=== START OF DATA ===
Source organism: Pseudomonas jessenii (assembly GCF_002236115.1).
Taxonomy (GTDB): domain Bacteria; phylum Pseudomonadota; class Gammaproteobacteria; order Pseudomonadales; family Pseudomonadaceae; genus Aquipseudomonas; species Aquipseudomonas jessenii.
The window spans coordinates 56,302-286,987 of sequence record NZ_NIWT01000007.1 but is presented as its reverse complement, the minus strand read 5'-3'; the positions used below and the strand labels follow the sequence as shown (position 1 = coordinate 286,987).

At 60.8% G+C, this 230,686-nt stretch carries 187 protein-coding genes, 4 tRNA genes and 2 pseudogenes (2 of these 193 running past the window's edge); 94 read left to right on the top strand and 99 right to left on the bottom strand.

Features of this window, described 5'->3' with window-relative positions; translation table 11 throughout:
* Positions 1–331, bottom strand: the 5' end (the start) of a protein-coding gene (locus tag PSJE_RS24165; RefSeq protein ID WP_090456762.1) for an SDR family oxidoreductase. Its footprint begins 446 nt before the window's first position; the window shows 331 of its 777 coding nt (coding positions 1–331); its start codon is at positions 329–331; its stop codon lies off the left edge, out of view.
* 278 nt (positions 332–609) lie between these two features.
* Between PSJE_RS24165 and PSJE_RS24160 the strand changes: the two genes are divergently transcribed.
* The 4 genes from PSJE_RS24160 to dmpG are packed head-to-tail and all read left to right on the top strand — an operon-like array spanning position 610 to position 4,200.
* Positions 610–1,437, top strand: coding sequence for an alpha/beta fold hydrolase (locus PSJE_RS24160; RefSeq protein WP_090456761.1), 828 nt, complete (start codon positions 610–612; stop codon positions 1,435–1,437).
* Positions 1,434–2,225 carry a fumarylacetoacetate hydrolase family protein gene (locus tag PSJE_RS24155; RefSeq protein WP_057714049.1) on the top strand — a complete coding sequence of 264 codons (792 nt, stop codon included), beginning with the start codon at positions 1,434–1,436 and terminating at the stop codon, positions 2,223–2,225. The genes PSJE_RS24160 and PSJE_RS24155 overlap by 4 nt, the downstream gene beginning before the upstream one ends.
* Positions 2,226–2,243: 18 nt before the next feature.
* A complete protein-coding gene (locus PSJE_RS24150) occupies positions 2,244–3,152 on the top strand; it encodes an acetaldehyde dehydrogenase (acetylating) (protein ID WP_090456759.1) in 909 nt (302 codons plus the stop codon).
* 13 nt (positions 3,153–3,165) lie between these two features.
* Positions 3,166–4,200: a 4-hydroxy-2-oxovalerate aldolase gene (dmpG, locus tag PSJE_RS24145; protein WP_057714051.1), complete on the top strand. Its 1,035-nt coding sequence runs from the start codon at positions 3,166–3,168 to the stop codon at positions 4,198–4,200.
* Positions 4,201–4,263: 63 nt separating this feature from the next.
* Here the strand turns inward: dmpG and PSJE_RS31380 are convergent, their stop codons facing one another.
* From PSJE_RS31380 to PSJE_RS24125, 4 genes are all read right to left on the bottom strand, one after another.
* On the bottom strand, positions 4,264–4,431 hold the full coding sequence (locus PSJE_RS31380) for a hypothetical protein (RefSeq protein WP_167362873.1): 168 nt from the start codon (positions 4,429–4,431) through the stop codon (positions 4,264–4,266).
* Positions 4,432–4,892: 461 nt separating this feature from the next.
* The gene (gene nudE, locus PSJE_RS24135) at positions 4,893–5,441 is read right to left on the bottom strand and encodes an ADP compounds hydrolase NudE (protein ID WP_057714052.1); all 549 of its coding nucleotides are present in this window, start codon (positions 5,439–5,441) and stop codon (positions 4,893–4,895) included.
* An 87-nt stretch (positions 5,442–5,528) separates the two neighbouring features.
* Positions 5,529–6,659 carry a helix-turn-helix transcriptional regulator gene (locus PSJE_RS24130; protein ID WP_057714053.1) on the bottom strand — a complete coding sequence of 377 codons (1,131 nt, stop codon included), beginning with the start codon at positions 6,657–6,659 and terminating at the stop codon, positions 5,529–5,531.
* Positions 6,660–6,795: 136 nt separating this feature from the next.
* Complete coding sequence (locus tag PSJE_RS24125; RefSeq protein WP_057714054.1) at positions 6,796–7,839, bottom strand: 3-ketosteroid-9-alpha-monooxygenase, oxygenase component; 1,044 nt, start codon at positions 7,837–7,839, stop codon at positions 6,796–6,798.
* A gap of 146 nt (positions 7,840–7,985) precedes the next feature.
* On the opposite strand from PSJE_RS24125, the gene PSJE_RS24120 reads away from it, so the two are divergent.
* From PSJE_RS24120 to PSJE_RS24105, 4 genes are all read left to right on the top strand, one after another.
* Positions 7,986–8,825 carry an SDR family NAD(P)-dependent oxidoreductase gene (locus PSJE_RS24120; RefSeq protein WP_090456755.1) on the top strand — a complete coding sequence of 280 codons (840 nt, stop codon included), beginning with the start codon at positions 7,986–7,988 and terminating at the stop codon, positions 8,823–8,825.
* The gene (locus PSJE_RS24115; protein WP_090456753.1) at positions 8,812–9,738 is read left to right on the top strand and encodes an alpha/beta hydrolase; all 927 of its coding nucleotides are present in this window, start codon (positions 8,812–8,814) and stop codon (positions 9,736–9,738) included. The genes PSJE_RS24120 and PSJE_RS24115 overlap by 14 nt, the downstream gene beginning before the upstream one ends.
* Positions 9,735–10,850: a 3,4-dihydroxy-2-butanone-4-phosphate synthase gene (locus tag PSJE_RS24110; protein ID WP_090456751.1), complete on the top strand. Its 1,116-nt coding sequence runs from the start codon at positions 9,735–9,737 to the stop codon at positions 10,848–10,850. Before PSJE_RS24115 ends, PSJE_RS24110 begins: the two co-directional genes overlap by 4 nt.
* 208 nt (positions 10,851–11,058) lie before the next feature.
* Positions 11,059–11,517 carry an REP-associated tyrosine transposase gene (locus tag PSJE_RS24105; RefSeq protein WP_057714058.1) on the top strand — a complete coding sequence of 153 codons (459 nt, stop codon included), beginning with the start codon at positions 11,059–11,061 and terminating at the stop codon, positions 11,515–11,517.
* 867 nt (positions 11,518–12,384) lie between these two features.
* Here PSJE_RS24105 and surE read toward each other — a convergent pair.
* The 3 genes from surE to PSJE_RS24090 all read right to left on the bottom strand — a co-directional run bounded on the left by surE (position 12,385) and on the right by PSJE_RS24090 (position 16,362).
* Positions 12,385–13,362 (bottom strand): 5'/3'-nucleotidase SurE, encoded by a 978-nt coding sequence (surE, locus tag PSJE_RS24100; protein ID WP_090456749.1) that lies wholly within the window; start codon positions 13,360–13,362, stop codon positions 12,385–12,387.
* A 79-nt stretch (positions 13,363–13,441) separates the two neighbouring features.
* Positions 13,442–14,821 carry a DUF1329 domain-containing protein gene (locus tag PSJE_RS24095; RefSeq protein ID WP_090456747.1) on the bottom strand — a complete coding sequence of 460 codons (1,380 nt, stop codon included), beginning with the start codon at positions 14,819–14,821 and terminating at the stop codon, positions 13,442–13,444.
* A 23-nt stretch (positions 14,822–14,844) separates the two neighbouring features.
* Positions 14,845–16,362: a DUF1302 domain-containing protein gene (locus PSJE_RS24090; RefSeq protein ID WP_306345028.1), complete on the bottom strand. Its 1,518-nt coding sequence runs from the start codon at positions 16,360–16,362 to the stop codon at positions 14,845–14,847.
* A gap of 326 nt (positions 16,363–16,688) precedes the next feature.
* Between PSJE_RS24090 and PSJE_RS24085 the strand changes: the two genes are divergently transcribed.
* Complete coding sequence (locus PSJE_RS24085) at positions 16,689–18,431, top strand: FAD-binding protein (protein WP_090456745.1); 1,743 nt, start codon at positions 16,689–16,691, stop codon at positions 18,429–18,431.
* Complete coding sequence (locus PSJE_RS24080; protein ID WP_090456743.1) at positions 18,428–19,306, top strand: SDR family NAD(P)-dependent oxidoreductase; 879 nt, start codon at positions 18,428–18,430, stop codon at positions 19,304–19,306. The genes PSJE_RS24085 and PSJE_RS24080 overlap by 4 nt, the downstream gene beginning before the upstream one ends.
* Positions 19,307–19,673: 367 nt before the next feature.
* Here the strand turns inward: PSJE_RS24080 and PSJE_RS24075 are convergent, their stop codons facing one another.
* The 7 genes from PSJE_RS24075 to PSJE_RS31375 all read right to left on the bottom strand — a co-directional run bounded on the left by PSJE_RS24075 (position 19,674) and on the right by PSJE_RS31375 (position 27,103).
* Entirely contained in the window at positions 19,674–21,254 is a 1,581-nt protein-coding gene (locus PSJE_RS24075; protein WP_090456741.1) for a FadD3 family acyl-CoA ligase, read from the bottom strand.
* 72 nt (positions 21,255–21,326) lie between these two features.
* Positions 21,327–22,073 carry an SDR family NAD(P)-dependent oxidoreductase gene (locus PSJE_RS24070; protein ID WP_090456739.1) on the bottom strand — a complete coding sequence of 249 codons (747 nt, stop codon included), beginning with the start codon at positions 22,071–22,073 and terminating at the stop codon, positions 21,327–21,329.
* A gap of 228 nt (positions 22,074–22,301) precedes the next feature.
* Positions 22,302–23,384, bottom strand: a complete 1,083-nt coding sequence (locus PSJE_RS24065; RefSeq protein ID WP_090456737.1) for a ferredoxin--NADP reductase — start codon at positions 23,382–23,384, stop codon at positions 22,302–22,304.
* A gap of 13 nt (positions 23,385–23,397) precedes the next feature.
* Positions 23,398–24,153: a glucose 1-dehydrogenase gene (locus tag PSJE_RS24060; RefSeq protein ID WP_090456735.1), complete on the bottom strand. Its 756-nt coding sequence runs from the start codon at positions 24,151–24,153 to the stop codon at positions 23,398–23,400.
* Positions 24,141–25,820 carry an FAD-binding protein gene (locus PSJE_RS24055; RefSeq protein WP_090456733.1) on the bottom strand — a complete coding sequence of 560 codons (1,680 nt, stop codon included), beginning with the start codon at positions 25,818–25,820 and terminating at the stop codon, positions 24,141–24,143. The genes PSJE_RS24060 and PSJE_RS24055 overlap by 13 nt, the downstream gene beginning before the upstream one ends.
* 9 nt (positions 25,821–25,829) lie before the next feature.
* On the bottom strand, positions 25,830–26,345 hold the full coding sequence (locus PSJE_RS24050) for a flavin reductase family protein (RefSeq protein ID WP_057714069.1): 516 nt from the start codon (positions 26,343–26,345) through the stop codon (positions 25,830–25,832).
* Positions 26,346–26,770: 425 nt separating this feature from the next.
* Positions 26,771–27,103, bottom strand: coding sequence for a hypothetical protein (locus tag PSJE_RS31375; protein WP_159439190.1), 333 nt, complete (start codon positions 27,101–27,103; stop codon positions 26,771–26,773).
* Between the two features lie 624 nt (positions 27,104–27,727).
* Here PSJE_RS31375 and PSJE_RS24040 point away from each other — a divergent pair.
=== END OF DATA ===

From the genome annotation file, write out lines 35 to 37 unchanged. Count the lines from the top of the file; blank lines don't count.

* Here PSJE_RS24105 and surE read toward each other — a convergent pair.
* The 3 genes from surE to PSJE_RS24090 all read right to left on the bottom strand — a co-directional run bounded on the left by surE (position 12,385) and on the right by PSJE_RS24090 (position 16,362).
* Positions 12,385–13,362 (bottom strand): 5'/3'-nucleotidase SurE, encoded by a 978-nt coding sequence (surE, locus tag PSJE_RS24100; protein ID WP_090456749.1) that lies wholly within the window; start codon positions 13,360–13,362, stop codon positions 12,385–12,387.